Everything you need to know about life, you can learn from chess.
I am serious…well…no, actually I am not, but you can learn some good life lessons from the game of chess.
The most important squares on a chessboard are the four middle squares. The reason for this is simple. If your piece is on one of these middle squares you have more options; your opponent has fewer. You control the game. A Queen, for example, is a very powerful piece, but if she is off in a corner near the sideline she can’t maneuver, and her potential is cut in half or more. A piece placed in the middle has the most reach, whereas a piece near the edge loses power merely because of its position. It is the same in life. If you are going to have any impact, you need to get in the fight. Move into the action; don’t shy away. There are implications here for your philosophy as well; if an idea is on the edge, there is probably a reason for that. Stay away from the edges. You might fall off.
Actions have consequences
You learn right away that each move creates opportunities and eliminates choices. You want to be making the choices in life that open things up and create options for you. As the Grail Knight said in Indiana Jones, “Choose wisely”.
You have an opponent
There is always someone there to take advantage of your mistakes or force you into gambits. The rough and tumble improve your skill. It’s never easy.
Keep on target
In chess, the goal is checkmate. We are not, or should not be, making random moves. Think about how this move will help you achieve your ultimate goal. If it doesn’t, consider another move. As Stephen Covey is fond of saying, “Keep the main thing the main thing.”
Each person has a gift
Each piece has its abilities and gifts. The Knight can jump over obstacles. The Bishop moves at an angle. Rooks are moving in straight lines. The Queen moves in all directions. Even the lowly pawn, when properly positioned can be the key to victory, but you need to be coordinating all these gifts to achieve the goal. You need everyone’s talents, or as Grandma used to say, “cooperation makes it happen.”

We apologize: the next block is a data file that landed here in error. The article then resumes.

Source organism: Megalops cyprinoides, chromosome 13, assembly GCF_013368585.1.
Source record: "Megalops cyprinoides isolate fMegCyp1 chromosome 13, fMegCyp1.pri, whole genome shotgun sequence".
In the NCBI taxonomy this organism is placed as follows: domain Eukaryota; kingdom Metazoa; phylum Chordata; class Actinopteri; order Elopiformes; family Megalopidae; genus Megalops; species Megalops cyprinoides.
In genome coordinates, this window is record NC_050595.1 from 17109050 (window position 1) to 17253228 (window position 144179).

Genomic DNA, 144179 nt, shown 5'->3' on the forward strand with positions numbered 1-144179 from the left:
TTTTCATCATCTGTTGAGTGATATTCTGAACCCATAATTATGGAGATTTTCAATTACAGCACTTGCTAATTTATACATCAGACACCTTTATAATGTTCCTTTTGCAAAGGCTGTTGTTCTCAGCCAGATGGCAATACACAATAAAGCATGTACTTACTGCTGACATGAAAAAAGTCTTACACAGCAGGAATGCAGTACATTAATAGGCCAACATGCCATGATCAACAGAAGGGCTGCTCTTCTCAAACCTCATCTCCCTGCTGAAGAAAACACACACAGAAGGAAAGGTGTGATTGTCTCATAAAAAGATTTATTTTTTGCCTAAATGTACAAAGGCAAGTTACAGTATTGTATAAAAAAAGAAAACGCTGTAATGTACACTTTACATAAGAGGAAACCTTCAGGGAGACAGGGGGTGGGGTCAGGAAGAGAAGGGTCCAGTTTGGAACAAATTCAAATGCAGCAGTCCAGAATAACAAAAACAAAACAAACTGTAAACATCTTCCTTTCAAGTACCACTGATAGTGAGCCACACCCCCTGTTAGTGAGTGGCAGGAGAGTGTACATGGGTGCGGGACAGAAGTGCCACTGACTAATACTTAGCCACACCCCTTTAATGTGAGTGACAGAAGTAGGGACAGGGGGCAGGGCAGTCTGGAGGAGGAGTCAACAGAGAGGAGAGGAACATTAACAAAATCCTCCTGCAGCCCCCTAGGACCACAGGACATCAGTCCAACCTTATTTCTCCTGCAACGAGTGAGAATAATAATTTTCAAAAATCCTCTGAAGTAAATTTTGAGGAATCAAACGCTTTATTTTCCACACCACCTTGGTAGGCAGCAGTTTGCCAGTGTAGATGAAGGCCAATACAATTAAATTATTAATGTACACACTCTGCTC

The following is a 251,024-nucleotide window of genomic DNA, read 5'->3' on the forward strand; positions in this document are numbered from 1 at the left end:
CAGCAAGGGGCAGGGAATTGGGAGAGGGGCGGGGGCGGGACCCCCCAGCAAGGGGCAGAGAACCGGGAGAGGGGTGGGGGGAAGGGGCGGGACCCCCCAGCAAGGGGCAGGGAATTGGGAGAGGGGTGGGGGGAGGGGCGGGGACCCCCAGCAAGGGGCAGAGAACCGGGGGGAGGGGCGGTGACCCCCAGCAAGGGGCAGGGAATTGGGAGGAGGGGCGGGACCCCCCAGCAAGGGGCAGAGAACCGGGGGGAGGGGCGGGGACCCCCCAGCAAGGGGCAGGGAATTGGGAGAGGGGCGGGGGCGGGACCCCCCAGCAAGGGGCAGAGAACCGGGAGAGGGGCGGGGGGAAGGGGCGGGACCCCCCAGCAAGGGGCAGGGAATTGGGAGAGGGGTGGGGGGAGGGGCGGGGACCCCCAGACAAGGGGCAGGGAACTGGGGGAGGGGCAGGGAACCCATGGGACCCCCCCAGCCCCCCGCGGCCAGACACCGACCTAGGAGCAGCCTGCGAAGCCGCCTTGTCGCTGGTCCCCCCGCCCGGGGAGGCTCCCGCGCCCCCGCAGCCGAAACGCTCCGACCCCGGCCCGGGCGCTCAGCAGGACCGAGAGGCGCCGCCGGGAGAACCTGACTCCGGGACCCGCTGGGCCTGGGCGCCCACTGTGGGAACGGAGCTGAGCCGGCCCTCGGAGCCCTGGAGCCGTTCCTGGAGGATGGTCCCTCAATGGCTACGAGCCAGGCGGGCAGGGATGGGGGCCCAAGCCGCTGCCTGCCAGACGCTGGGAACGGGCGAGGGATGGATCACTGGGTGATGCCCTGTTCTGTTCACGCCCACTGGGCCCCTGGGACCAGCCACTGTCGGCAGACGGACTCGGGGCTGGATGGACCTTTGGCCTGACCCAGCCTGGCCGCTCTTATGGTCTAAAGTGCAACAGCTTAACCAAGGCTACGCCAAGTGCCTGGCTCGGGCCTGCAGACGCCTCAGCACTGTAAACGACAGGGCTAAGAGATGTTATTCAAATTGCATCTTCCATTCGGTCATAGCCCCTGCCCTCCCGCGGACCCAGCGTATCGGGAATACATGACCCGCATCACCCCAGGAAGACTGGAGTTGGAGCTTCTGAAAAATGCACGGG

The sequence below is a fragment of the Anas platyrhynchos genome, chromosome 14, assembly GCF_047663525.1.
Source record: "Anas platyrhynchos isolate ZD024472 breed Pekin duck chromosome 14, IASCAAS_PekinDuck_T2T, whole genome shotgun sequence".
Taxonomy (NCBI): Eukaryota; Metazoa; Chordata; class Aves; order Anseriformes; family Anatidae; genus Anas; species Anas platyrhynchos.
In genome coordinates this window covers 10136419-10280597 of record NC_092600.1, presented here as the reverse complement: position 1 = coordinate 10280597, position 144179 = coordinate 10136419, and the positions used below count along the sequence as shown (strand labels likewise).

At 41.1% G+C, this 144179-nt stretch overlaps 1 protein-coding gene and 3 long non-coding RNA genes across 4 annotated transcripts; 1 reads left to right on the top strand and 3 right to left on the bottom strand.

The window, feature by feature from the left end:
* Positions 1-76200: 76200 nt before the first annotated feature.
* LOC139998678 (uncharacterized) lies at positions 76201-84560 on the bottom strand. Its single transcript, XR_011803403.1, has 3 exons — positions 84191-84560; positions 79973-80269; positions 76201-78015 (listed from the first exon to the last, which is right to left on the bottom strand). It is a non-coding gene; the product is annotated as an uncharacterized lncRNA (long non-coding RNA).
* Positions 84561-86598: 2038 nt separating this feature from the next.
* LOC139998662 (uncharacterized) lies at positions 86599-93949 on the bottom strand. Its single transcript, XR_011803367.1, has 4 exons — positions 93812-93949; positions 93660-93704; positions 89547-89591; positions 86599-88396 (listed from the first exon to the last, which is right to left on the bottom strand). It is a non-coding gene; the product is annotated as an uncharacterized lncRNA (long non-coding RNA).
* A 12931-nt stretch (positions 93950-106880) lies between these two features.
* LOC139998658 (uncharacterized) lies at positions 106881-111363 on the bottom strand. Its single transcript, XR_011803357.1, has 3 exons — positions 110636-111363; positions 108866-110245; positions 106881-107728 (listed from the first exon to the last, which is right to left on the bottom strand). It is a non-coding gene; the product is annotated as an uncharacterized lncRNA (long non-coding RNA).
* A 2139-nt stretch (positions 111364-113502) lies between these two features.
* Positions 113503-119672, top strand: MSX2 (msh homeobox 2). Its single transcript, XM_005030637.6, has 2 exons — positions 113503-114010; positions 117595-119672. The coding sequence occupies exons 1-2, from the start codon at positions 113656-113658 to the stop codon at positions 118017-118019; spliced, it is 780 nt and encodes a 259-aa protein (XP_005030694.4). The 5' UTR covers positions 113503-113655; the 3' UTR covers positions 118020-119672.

In Chess, you must put yourself in the position of the other player. What his or her next move? What are his options? Her best move? Looking at the board from the other person perceptive is a must for you to understand your proper next move. Life is similar. Things always go better when you try to understand the other person and their options. If you do not cultivate the ability to understand and share the feelings of others, things will not go well for you.
Perspective is everything
You can see a chessboard as white squares on black, or you can with a little mental effort alter your viewpoint. Suddenly, it becomes black on white. People can be seeing the same facts you are, but see a different pattern, coming to different opinions. Respect the difference.
Enjoy the mystery
Edgar Allen Poe didn’t like chess because it was too poetical for him; he disliked chess because it was full of knights and castles, like a poem. I love Knights, Castles, and swashbuckling; it’s all so intriguing. There is a certain exciting mystery in life, don’t miss it.
I take these lessons to heart. We are in the fight to protect your rights.
We can help you, call us.